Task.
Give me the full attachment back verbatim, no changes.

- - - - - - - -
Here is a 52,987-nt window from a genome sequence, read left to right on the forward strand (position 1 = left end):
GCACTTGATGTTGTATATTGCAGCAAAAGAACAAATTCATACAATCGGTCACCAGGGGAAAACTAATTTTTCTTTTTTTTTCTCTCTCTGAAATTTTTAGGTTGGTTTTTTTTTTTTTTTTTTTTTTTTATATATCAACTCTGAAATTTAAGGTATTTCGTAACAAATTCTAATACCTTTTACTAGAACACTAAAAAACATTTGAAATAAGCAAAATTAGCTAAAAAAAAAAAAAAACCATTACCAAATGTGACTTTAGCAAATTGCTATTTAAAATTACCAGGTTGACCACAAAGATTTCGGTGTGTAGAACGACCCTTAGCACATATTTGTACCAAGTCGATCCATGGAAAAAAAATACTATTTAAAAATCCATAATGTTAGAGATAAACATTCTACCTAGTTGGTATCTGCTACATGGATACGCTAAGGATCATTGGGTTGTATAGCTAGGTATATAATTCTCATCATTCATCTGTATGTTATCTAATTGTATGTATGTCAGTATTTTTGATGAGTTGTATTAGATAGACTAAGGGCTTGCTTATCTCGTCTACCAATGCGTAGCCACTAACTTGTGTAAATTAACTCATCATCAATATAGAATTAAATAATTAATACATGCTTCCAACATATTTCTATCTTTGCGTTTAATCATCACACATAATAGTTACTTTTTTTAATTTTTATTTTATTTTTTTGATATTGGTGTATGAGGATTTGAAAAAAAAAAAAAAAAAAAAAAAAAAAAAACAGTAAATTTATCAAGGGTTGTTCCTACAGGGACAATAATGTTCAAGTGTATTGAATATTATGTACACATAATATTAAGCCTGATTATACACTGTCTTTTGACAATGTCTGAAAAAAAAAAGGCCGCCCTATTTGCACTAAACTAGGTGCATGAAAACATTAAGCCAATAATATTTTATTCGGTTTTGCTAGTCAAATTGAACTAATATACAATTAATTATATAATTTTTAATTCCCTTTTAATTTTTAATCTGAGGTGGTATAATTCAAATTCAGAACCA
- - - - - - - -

Here is a 52,987-nt window from a genome sequence, read left to right on the forward strand (position 1 = left end):
GCACTTGATGTTGTATATTGCAGCAAAAGAACAAATTCATACAATCGGTCACCAGGGGAAAACTAATTTTTCTTTTTTTTTCTCTCTCTGAAATTTTTAGGTTGGTTTTTTTTTTTTTTTTTTTTTTTTATATATCAACTCTGAAATTTAAGGTATTTCGTAACAAATTCTAATACCTTTTACTAGAACACTAAAAAACATTTGAAATAAGCAAAATTAGCTAAAAAAAAAAAAAAACCATTACCAAATGTGACTTTAGCAAATTGCTATTTAAAATTACCAGGTTGACCACAAAGATTTCGGTGTGTAGAACGACCCTTAGCACATATTTGTACCAAGTCGATCCATGGAAAAAAAATACTATTTAAAAATCCATAATGTTAGAGATAAACATTCTACCTAGTTGGTATCTGCTACATGGATACGCTAAGGATCATTGGGTTGTATAGCTAGGTATATAATTCTCATCATTCATCTGTATGTTATCTAATTGTATGTATGTCAGTATTTTTGATGAGTTGTATTAGATAGACTAAGGGCTTGCTTATCTCGTCTACCAATGCGTAGCCACTAACTTGTGTAAATTAACTCATCATCAATATAGAATTAAATAATTAATACATGCTTCCAACATATTTCTATCTTTGCGTTTAATCATCACACATAATAGTTACTTTTTTTAATTTTTATTTTATTTTTTTGATATTGGTGTATGAGGATTTGAAAAAAAAAAAAAAAAAAAAAAAAAAAAAACAGTAAATTTATCAAGGGTTGTTCCTACAGGGACAATAATGTTCAAGTGTATTGAATATTATGTACACATAATATTAAGCCTGATTATACACTGTCTTTTGACAATGTCTGAAAAAAAAAAGGCCGCCCTATTTGCACTAAACTAGGTGCATGAAAACATTAAGCCAATAATATTTTATTCGGTTTTGCTAGTCAAATTGAACTAATATACAATTAATTATATAATTTTTAATTCCCTTTTAATTTTTAATCTGAGGTGGTATAATTCAAATTCAGAACCA